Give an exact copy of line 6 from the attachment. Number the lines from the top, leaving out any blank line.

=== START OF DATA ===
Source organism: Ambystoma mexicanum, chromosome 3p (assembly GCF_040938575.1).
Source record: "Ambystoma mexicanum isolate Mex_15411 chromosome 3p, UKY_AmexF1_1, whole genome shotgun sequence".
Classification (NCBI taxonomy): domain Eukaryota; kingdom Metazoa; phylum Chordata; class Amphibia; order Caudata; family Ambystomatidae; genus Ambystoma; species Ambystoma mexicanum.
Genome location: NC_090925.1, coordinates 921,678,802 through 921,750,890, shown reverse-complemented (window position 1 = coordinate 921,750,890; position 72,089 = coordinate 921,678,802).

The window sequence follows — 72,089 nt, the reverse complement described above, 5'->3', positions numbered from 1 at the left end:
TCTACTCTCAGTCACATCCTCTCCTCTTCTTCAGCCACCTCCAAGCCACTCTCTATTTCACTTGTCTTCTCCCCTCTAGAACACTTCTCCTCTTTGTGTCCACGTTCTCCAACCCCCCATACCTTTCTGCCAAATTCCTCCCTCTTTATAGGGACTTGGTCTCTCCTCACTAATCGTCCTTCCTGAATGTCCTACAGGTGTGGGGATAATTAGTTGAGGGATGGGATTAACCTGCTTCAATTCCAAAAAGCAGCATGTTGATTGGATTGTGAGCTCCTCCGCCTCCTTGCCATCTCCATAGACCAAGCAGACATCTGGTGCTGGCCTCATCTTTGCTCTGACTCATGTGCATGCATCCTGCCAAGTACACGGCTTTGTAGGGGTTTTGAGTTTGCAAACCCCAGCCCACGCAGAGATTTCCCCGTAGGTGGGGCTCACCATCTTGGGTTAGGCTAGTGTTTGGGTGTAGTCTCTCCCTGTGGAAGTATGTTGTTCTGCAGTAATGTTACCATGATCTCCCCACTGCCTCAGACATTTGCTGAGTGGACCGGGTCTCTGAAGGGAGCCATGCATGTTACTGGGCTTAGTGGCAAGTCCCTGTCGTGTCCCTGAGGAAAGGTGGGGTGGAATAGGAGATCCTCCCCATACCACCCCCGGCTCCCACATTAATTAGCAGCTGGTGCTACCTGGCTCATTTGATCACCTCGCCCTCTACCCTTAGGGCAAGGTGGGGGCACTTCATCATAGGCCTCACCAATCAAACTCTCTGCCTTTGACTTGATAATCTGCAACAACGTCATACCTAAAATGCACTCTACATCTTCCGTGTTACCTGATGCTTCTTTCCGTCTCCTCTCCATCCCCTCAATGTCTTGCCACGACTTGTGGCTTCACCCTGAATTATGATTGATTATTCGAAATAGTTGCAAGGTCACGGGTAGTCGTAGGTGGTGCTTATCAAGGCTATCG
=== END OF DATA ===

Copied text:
TCTACTCTCAGTCACATCCTCTCCTCTTCTTCAGCCACCTCCAAGCCACTCTCTATTTCACTTGTCTTCTCCCCTCTAGAACACTTCTCCTCTTTGTGTCCACGTTCTCCAACCCCCCATACCTTTCTGCCAAATTCCTCCCTCTTTATAGGGACTTGGTCTCTCCTCACTAATCGTCCTTCCTGAATGTCCTACAGGTGTGGGGATAATTAGTTGAGGGATGGGATTAACCTGCTTCAATTCCAAAAAGCAGCATGTTGATTGGATTGTGAGCTCCTCCGCCTCCTTGCCATCTCCATAGACCAAGCAGACATCTGGTGCTGGCCTCATCTTTGCTCTGACTCATGTGCATGCATCCTGCCAAGTACACGGCTTTGTAGGGGTTTTGAGTTTGCAAACCCCAGCCCACGCAGAGATTTCCCCGTAGGTGGGGCTCACCATCTTGGGTTAGGCTAGTGTTTGGGTGTAGTCTCTCCCTGTGGAAGTATGTTGTTCTGCAGTAATGTTACCATGATCTCCCCACTGCCTCAGACATTTGCTGAGTGGACCGGGTCTCTGAAGGGAGCCATGCATGTTACTGGGCTTAGTGGCAAGTCCCTGTCGTGTCCCTGAGGAAAGGTGGGGTGGAATAGGAGATCCTCCCCATACCACCCCCGGCTCCCACATTAATTAGCAGCTGGTGCTACCTGGCTCATTTGATCACCTCGCCCTCTACCCTTAGGGCAAGGTGGGGGCACTTCATCATAGGCCTCACCAATCAAACTCTCTGCCTTTGACTTGATAATCTGCAACAACGTCATACCTAAAATGCACTCTACATCTTCCGTGTTACCTGATGCTTCTTTCCGTCTCCTCTCCATCCCCTCAATGTCTTGCCACGACTTGTGGCTTCACCCTGAATTATGATTGATTATTCGAAATAGTTGCAAGGTCACGGGTAGTCGTAGGTGGTGCTTATCAAGGCTATCG